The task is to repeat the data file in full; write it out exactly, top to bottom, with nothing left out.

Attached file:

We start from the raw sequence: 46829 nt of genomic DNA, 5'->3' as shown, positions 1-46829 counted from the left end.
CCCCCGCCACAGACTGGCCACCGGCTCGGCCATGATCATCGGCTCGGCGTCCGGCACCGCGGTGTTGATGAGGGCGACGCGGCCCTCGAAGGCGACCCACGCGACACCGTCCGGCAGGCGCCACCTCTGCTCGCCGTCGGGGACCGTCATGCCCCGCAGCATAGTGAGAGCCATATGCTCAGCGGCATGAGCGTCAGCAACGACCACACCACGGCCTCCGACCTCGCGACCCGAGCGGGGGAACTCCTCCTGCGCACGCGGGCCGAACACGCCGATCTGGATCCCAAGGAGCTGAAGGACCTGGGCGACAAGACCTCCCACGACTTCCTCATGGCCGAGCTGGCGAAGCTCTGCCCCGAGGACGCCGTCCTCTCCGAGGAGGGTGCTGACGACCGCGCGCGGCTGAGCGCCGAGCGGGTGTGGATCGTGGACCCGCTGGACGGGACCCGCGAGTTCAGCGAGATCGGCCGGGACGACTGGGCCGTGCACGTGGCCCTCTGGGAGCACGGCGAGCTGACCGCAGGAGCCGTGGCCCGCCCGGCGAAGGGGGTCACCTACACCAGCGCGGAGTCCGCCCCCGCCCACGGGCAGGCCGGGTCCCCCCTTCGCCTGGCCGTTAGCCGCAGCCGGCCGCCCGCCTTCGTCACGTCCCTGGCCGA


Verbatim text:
We start from the raw sequence: 46829 nt of genomic DNA, 5'->3' as shown, positions 1-46829 counted from the left end.
CCCCCGCCACAGACTGGCCACCGGCTCGGCCATGATCATCGGCTCGGCGTCCGGCACCGCGGTGTTGATGAGGGCGACGCGGCCCTCGAAGGCGACCCACGCGACACCGTCCGGCAGGCGCCACCTCTGCTCGCCGTCGGGGACCGTCATGCCCCGCAGCATAGTGAGAGCCATATGCTCAGCGGCATGAGCGTCAGCAACGACCACACCACGGCCTCCGACCTCGCGACCCGAGCGGGGGAACTCCTCCTGCGCACGCGGGCCGAACACGCCGATCTGGATCCCAAGGAGCTGAAGGACCTGGGCGACAAGACCTCCCACGACTTCCTCATGGCCGAGCTGGCGAAGCTCTGCCCCGAGGACGCCGTCCTCTCCGAGGAGGGTGCTGACGACCGCGCGCGGCTGAGCGCCGAGCGGGTGTGGATCGTGGACCCGCTGGACGGGACCCGCGAGTTCAGCGAGATCGGCCGGGACGACTGGGCCGTGCACGTGGCCCTCTGGGAGCACGGCGAGCTGACCGCAGGAGCCGTGGCCCGCCCGGCGAAGGGGGTCACCTACACCAGCGCGGAGTCCGCCCCCGCCCACGGGCAGGCCGGGTCCCCCCTTCGCCTGGCCGTTAGCCGCAGCCGGCCGCCCGCCTTCGTCACGTCCCTGGCCGA